Social networking and media sharing has altered young people’s involvement in music. Compared with a decade ago, youth today experience and engage with music in much the same way as they experience and engage with creative and innovative technologies. An inherent complexity in young people’s musical interactions emerges from the fluid, changeable, and multifaceted nature of media engagement. Integrated from the very start, young people’s interaction with media involves a combination of old and new technologies, or media convergence culture. An in-depth exploration of young people’s musical worlds is a necessary precursor to the development of effective curriculum and pedagogy aimed at increasing media literacy in and through participatory culture. Our study involves an examination of these components and their convergence or intersectionality. Our analysis focuses on the use of technology, media, and social networking in young people’s descriptions of their music engagement. We conducted over 100 individual interviews with 10-18 year olds from elementary, middle and secondary schools across Canada. We asked participants to describe their current involvement in formal and informal musical activities that occur in and out of school contexts. Using a meaning systems analytical approach, we identified key components that overlap and create an intricate web of interaction involving the self, social, and physical environment. These interconnected components provide important insights into young people’s learning progression in media, technology and music education. Findings are discussed in terms of their implications for identifying and developing media literacy and fostering transformative learning opportunities.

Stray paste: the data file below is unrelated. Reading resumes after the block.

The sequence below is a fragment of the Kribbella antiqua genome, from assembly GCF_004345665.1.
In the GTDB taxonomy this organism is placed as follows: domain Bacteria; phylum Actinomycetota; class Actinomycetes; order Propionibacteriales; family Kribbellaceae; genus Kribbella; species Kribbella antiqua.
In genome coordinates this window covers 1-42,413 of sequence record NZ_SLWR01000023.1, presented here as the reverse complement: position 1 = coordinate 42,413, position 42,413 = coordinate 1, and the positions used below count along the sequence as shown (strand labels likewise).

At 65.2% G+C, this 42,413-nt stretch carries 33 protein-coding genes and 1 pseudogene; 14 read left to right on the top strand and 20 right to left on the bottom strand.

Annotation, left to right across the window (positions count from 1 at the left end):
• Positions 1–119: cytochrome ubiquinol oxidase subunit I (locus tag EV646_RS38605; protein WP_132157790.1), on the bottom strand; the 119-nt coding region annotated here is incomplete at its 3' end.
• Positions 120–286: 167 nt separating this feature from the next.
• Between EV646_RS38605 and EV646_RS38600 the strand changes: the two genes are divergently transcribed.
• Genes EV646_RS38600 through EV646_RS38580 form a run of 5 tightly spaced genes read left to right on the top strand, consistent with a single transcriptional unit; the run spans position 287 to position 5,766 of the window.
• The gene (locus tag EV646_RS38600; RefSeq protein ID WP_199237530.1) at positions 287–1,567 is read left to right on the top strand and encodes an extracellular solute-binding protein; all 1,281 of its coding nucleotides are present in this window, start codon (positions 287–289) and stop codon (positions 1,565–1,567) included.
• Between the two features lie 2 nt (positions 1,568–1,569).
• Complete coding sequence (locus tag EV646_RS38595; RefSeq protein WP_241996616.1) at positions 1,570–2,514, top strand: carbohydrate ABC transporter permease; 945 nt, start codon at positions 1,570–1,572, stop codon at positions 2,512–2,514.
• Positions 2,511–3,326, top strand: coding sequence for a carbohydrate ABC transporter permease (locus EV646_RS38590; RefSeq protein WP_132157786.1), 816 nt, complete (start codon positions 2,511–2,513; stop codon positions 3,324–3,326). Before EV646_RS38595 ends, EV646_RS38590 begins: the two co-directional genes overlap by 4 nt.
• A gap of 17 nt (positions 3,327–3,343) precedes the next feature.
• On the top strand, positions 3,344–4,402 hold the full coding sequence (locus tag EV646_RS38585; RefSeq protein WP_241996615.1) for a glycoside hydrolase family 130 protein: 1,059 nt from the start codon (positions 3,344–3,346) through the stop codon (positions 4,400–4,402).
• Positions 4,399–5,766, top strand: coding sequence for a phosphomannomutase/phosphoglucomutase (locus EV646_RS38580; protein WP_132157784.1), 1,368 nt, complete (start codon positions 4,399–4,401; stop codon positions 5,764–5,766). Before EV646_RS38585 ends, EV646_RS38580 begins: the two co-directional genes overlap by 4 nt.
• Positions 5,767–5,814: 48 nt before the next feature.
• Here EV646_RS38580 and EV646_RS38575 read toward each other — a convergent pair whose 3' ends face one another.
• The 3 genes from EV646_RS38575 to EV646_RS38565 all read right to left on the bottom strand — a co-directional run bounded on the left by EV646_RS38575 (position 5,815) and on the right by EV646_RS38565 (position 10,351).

Saturday, 20th November, 2010, 13.15 – 14.30, Mountbatten, 6th Floor theme: Convergence Culture
Senyshyn, Y., & O’Neill, S. A. Media literacy and music: Enhancing existential educational experiences. Proceedings of the Media Literacy Conference (p. 53), London, UK, November 2010.